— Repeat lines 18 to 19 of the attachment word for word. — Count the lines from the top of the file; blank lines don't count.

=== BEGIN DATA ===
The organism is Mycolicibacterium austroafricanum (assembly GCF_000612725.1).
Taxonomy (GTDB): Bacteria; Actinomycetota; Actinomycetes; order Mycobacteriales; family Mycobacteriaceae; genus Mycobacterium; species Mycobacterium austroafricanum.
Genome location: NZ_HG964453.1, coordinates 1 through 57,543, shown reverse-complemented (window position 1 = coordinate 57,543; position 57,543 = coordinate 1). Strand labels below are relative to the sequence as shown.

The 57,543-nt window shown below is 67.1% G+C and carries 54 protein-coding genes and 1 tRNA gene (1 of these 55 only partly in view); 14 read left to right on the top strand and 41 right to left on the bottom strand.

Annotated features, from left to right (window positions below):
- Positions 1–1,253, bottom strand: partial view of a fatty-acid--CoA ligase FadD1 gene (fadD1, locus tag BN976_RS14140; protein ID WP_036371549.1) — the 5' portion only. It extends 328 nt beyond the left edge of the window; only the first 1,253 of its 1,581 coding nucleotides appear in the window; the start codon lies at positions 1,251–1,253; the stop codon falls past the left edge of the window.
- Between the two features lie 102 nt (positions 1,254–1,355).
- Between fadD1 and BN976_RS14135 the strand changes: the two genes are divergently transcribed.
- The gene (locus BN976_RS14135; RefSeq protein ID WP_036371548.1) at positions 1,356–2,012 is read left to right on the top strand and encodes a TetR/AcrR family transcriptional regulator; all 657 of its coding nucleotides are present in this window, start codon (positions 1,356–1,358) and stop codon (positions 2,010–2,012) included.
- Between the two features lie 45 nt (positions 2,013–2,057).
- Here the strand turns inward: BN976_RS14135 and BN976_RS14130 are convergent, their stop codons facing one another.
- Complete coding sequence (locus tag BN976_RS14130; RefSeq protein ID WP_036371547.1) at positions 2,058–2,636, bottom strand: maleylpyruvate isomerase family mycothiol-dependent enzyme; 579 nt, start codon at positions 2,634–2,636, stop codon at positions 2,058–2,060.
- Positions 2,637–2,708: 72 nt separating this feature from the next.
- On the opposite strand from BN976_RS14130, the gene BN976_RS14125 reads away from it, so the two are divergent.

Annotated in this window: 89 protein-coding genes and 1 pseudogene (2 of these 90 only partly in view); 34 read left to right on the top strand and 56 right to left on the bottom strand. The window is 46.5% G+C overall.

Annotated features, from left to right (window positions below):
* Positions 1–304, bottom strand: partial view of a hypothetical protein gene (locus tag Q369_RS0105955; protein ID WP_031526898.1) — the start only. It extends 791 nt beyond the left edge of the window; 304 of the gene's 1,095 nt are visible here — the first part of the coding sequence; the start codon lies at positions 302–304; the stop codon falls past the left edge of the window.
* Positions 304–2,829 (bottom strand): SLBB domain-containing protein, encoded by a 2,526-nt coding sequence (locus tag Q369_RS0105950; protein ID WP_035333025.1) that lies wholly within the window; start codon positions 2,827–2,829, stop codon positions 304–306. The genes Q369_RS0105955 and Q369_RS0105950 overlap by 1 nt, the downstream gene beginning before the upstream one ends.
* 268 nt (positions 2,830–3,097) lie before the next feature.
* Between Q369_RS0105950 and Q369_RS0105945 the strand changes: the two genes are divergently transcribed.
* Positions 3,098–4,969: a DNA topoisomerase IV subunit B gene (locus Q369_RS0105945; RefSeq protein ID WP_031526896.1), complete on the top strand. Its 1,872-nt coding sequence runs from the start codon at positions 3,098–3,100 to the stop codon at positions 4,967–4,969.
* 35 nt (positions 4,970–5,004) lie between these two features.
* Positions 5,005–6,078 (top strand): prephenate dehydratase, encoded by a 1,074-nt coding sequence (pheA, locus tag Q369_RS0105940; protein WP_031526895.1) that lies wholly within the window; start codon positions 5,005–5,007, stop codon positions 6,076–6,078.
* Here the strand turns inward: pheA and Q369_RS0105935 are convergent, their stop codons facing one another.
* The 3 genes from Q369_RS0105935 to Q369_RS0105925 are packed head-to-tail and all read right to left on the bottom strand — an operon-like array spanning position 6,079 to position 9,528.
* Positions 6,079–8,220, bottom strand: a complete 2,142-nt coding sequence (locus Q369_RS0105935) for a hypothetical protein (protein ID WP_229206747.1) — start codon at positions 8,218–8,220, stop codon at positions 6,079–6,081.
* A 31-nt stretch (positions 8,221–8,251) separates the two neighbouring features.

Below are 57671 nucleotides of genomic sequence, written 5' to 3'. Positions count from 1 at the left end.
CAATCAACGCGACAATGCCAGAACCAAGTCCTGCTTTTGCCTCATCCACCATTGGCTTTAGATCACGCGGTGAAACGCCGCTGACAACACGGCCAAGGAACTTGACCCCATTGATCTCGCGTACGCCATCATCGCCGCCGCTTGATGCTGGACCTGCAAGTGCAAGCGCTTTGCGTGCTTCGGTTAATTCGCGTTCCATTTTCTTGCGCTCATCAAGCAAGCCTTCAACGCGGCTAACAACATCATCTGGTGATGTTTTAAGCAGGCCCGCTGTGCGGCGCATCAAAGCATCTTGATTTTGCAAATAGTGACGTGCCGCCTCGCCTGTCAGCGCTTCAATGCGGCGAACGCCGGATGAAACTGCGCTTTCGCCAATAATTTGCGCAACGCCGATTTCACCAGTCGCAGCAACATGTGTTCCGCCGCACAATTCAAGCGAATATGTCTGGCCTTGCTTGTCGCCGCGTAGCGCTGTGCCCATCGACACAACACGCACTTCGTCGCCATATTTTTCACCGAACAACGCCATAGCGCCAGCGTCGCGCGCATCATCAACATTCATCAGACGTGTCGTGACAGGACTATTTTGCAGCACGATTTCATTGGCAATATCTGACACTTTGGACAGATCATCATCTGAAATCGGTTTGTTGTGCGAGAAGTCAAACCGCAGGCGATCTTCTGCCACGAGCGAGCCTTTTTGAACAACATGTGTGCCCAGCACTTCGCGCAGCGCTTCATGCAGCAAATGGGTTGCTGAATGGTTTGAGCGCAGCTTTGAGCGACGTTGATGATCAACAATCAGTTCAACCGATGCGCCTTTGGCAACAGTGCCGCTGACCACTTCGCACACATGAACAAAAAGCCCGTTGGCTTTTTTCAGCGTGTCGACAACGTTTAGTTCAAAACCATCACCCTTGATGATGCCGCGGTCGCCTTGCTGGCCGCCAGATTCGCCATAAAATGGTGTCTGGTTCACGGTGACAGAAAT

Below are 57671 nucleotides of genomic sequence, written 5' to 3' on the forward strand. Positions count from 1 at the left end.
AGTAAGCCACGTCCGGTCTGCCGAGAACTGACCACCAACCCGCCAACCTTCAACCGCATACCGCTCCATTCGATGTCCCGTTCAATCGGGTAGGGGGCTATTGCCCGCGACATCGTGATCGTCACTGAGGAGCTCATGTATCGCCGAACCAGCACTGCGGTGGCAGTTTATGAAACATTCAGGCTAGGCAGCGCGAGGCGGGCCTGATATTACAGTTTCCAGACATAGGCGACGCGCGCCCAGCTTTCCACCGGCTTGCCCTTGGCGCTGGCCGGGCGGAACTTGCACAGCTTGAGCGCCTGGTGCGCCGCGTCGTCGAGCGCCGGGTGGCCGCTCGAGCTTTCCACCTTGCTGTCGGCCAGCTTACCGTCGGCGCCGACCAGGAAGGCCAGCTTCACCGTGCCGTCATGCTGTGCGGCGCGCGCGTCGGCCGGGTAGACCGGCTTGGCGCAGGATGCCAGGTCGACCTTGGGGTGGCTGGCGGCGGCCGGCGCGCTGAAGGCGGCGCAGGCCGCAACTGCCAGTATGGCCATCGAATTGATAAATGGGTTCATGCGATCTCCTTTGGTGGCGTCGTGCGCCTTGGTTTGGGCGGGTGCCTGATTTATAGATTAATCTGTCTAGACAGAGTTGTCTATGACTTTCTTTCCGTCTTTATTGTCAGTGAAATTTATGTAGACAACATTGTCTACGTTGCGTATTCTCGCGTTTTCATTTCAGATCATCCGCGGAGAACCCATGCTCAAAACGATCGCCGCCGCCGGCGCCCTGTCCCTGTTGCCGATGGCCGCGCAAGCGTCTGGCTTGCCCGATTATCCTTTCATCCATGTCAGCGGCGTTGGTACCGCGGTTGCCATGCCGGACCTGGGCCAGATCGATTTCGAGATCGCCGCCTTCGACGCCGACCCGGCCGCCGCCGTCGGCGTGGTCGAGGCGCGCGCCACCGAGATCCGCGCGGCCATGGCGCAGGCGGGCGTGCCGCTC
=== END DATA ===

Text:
* Positions 304–2,829 (bottom strand): SLBB domain-containing protein, encoded by a 2,526-nt coding sequence (locus tag Q369_RS0105950; protein ID WP_035333025.1) that lies wholly within the window; start codon positions 2,827–2,829, stop codon positions 304–306. The genes Q369_RS0105955 and Q369_RS0105950 overlap by 1 nt, the downstream gene beginning before the upstream one ends.
* 268 nt (positions 2,830–3,097) lie before the next feature.